Dave Hillman, in many ways, personified the Cubs of the 1950s.
Signed in 1950, he had several good years in the Cubs system but somehow wasn’t called to the big club until 1955, when he was 27. Then he posted reasonable numbers in 1958 and 1959, which were the team’s two best years of that decade, and Ernie Banks’ two MVP seasons.
All that got him was traded, to the Red Sox in the 1959-60 offseason, and there’s a story behind that. I’ll get to that shortly.
Hillman passed away Sunday in Kingsport, Tennessee, aged 95. Per his SABR biography, he’d been living there since his baseball career ended in 1962 as a member of the expansin New York Mets.
Hillman was traded, along with Jim Marshall (yes, the former Cubs manager, and he’s still living too, aged 91), to the Red Sox November 21, 1959 for Dick Gernert. Gernert was a typical Cubs acquisition of the time — a guy past 30, who had been good three or four years earlier, but was just about done. Gernert played in only 52 games for the Cubs in 1960 before being sold to the Tigers, so the trade chain ends there.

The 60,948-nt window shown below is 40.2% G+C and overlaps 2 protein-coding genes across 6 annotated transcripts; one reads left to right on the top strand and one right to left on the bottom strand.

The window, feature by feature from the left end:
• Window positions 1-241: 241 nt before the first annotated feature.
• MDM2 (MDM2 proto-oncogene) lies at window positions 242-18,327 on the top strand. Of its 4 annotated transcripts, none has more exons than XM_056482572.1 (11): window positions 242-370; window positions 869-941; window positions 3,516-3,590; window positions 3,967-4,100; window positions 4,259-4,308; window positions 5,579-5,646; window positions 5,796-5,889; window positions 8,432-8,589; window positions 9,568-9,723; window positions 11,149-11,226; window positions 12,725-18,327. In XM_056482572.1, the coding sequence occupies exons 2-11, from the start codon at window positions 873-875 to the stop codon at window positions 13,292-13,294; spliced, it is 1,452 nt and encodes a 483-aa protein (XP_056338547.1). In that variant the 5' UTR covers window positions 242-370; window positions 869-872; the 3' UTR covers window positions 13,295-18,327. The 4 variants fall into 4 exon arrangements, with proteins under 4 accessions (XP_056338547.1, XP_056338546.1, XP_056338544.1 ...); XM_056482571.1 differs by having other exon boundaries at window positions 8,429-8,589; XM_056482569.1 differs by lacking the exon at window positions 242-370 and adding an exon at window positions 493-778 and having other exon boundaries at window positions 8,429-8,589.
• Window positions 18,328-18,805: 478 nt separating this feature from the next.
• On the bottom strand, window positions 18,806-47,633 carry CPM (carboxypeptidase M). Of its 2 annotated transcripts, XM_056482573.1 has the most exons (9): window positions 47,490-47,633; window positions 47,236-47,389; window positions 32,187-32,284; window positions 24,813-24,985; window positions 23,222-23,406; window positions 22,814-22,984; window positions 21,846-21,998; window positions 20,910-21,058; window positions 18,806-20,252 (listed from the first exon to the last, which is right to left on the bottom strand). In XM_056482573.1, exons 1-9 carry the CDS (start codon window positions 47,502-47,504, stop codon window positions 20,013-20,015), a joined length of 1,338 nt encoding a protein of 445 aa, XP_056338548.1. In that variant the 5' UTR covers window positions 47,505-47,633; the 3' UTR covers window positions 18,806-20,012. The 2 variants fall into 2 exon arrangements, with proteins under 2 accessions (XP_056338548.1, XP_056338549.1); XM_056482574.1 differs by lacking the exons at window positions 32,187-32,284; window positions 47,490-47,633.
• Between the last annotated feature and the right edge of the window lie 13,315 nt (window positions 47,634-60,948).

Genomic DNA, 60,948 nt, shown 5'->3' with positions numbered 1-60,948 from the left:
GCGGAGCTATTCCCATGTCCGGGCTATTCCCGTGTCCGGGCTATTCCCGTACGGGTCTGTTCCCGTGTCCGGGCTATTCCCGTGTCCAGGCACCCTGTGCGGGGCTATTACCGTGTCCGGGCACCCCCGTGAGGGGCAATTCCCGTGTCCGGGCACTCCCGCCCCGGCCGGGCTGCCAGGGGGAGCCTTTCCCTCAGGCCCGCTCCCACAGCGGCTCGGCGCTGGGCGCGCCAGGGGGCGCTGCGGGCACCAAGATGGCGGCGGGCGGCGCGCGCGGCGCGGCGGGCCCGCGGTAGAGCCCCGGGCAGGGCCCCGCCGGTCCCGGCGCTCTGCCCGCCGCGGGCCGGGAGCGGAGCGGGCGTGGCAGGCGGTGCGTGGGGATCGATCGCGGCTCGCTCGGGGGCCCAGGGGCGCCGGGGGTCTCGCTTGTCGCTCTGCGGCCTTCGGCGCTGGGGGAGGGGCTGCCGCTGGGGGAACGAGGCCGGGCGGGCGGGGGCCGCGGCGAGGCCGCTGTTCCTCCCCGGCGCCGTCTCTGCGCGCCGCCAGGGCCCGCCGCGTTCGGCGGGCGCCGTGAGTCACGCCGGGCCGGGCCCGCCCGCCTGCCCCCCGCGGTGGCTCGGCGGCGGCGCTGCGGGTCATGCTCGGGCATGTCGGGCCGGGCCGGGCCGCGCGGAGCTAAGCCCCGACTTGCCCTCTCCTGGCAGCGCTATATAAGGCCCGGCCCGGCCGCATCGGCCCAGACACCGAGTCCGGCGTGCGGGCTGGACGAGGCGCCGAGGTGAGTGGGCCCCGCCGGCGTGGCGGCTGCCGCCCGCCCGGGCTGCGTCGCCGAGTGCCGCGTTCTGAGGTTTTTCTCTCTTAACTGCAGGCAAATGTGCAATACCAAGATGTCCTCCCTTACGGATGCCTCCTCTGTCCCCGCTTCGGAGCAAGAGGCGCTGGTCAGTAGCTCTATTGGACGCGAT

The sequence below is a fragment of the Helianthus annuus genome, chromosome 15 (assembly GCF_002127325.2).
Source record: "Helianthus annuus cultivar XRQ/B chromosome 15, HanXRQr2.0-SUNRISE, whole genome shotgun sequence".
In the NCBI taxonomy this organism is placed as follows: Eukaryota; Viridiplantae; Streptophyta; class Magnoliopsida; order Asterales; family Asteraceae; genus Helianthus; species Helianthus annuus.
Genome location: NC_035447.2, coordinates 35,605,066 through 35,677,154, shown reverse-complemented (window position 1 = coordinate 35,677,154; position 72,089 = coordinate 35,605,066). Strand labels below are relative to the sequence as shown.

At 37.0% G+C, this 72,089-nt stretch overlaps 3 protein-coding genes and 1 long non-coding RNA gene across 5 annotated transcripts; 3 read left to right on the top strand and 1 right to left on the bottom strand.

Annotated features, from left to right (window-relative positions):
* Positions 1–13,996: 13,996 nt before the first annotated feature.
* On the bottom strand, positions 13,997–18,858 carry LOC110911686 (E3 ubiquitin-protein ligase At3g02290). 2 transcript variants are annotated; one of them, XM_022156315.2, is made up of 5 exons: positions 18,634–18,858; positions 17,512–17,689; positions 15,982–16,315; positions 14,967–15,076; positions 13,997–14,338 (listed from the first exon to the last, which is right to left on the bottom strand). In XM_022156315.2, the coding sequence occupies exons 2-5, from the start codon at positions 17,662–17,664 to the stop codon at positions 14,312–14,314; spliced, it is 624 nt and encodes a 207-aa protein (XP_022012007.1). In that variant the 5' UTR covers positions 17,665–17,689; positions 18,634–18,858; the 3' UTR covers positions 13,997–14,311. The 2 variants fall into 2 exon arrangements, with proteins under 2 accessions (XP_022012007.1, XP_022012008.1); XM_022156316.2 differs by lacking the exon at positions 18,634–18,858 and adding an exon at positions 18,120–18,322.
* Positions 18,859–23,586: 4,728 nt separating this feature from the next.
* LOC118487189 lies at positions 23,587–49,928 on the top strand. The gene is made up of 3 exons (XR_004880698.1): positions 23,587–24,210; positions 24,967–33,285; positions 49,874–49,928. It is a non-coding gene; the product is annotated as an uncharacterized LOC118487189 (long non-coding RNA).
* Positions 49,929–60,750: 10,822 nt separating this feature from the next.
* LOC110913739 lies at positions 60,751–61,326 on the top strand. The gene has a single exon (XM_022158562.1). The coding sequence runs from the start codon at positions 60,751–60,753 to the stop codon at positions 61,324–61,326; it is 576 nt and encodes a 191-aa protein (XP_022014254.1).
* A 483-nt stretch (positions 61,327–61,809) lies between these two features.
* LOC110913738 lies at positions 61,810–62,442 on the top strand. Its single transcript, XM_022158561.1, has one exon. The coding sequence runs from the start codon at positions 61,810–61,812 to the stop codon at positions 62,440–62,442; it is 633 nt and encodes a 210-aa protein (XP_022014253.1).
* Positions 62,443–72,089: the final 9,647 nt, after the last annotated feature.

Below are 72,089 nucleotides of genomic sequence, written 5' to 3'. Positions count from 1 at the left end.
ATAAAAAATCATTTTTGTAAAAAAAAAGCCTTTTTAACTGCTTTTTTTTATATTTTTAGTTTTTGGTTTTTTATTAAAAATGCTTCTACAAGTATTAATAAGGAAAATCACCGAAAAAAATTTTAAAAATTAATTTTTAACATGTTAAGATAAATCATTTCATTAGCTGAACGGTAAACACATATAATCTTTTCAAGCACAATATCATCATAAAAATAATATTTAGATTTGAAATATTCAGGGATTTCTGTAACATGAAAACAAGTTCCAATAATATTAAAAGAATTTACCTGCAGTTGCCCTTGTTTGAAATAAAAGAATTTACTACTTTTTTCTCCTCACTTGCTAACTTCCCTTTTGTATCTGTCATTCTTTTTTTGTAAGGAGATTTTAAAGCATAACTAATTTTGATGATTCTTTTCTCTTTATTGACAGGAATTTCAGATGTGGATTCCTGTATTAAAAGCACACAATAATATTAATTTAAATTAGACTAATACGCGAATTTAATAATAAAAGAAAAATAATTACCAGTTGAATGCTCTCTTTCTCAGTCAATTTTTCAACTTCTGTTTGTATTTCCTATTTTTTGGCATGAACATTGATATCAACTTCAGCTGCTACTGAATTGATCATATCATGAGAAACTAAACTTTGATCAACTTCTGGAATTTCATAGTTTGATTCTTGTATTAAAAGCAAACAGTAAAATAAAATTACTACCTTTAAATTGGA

Here’s the reason this deal was noteworthy. In that era more than 60 years ago, the National and American Leagues were still somewhat separate entities. And for decades, the leagues required waivers to make trades between them. The reason for this was to prevent a bad team in one league from dumping any good players it had to contenders in the other league.
In December 1958 major league owners agreed to the first interleague trading period. Prior to this, teams could trade with clubs in the other league only if the players involved first cleared waivers in their own league, a non-starter for dealing any front-line talent. For all practical purposes, prior to 1959 a big league GM only had only seven teams he could trade with.
One of the instigators of the new rule was Frank “Trader” Lane, GM of the Cleveland Indians and famous for swapping players, often just for the thrill of the deal. The AL approved the new rule 7-1, the NL by a narrower 5-3 vote.
In a trade today, which league a player is moving to or from barely registers, but at the time it was revolutionary enough that the new trading window would only be open for a very short interval, November 21 to December 15.
And so it was that on November 21, 1959, the Cubs and Red Sox made the very first offseason interleague trade without waivers, as described above.
As it turns out, the day I report to you on the death of Dave Hillman is also the 63rd anniversary of that deal. So we’ve got a bit of history here as well as the passing of a former Cubs player. I know there are a few BCB readers who watched the Cubs play in the 1950s; perhaps you have memories of Dave Hillman’s 129 games pitched as a Chicago Cub. Overall he posted a 3.78 ERA and 1.306 WHIP and 5.0 bWAR as a Cub.
Sincere condolences to Hillman’s family and friends.